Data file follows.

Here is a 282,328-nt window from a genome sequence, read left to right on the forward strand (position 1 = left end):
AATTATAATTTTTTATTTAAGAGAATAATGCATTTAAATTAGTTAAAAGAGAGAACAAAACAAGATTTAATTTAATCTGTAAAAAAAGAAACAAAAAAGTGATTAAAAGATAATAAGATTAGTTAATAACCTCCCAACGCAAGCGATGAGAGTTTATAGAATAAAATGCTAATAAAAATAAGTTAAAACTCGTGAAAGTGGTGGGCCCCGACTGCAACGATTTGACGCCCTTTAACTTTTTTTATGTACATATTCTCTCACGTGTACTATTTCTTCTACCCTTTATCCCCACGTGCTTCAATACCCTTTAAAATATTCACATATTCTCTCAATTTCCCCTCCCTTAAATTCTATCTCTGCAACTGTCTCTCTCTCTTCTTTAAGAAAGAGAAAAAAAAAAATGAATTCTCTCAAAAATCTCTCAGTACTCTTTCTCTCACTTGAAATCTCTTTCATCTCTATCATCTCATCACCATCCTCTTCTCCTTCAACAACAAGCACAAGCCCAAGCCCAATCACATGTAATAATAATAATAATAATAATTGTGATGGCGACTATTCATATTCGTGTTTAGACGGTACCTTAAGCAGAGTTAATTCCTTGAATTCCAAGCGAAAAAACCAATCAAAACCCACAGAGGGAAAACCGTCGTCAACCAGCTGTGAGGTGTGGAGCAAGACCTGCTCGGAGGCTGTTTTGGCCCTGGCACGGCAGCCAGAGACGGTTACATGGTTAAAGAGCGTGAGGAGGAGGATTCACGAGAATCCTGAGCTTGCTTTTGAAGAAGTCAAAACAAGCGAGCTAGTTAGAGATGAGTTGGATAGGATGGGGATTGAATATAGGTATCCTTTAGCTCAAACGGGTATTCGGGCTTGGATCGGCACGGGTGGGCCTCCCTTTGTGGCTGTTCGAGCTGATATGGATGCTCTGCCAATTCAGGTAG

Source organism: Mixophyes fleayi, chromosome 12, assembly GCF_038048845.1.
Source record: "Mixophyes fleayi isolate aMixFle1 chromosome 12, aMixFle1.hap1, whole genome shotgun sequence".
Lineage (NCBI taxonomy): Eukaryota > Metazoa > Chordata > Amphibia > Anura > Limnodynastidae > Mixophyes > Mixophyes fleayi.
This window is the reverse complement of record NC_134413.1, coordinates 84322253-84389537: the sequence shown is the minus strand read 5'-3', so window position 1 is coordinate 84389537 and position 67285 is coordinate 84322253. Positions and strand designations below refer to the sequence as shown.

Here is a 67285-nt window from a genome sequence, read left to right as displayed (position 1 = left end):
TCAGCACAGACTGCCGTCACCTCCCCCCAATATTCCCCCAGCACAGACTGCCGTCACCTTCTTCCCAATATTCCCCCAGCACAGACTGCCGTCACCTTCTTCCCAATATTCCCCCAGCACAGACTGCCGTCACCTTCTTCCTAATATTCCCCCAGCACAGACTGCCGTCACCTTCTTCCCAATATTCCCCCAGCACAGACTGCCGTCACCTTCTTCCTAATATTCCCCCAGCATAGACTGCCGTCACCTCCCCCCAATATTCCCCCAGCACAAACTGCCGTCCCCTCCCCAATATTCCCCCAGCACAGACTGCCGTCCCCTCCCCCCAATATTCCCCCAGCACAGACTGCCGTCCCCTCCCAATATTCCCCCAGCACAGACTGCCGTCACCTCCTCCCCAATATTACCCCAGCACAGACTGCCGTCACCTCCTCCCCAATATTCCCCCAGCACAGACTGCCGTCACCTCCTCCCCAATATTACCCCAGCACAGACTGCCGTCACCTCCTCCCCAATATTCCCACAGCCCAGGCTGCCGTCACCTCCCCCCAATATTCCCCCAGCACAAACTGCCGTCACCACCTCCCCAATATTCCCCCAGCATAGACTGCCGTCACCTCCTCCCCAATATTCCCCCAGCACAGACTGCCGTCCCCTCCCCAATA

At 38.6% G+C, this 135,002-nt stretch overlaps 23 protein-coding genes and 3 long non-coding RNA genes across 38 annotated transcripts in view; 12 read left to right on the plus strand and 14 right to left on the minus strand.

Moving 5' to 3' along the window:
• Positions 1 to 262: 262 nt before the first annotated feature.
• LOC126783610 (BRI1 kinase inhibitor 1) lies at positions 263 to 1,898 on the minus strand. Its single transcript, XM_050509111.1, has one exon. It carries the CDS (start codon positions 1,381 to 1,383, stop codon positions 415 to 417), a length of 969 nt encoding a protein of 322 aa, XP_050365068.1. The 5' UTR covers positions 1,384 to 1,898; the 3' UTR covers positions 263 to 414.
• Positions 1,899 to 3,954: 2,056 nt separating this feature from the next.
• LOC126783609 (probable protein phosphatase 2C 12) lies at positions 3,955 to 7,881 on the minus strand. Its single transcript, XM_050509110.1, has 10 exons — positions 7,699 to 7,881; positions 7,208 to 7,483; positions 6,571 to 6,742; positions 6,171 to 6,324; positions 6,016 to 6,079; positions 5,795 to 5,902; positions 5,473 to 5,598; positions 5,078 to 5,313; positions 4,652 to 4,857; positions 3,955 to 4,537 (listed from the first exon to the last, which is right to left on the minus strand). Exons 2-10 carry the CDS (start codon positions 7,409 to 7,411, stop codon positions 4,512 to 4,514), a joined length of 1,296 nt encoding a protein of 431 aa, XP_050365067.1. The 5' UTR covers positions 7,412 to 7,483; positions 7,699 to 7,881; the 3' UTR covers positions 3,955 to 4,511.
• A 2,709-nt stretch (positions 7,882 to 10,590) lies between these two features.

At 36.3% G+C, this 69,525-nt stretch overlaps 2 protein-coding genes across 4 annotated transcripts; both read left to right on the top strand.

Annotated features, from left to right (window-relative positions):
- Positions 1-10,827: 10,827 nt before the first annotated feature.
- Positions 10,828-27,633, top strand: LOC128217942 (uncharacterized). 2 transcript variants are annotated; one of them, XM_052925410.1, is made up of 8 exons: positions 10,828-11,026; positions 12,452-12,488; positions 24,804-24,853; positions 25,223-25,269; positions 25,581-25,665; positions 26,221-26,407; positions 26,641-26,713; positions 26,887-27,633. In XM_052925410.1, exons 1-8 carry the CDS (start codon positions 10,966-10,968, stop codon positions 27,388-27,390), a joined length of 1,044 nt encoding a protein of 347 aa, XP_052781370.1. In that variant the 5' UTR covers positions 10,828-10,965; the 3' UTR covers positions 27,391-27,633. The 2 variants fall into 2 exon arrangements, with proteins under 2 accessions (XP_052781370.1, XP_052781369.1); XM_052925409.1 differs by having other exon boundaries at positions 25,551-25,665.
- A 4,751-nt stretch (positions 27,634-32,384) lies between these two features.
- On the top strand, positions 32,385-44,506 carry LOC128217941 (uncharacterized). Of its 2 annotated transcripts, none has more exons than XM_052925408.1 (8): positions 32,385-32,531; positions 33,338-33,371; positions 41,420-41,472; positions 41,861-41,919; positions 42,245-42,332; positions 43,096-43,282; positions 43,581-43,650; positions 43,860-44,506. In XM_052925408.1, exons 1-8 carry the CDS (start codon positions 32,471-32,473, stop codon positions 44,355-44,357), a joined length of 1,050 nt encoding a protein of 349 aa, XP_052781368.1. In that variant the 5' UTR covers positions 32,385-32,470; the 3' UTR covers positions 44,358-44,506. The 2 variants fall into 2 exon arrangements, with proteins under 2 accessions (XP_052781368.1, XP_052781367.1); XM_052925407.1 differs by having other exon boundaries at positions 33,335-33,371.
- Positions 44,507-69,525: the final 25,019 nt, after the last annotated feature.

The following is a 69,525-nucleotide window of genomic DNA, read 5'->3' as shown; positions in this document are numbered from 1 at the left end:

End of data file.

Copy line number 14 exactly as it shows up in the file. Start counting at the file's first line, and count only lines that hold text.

• LOC126783609 (probable protein phosphatase 2C 12) lies at positions 3,955 to 7,881 on the minus strand. Its single transcript, XM_050509110.1, has 10 exons — positions 7,699 to 7,881; positions 7,208 to 7,483; positions 6,571 to 6,742; positions 6,171 to 6,324; positions 6,016 to 6,079; positions 5,795 to 5,902; positions 5,473 to 5,598; positions 5,078 to 5,313; positions 4,652 to 4,857; positions 3,955 to 4,537 (listed from the first exon to the last, which is right to left on the minus strand). Exons 2-10 carry the CDS (start codon positions 7,409 to 7,411, stop codon positions 4,512 to 4,514), a joined length of 1,296 nt encoding a protein of 431 aa, XP_050365067.1. The 5' UTR covers positions 7,412 to 7,483; positions 7,699 to 7,881; the 3' UTR covers positions 3,955 to 4,511.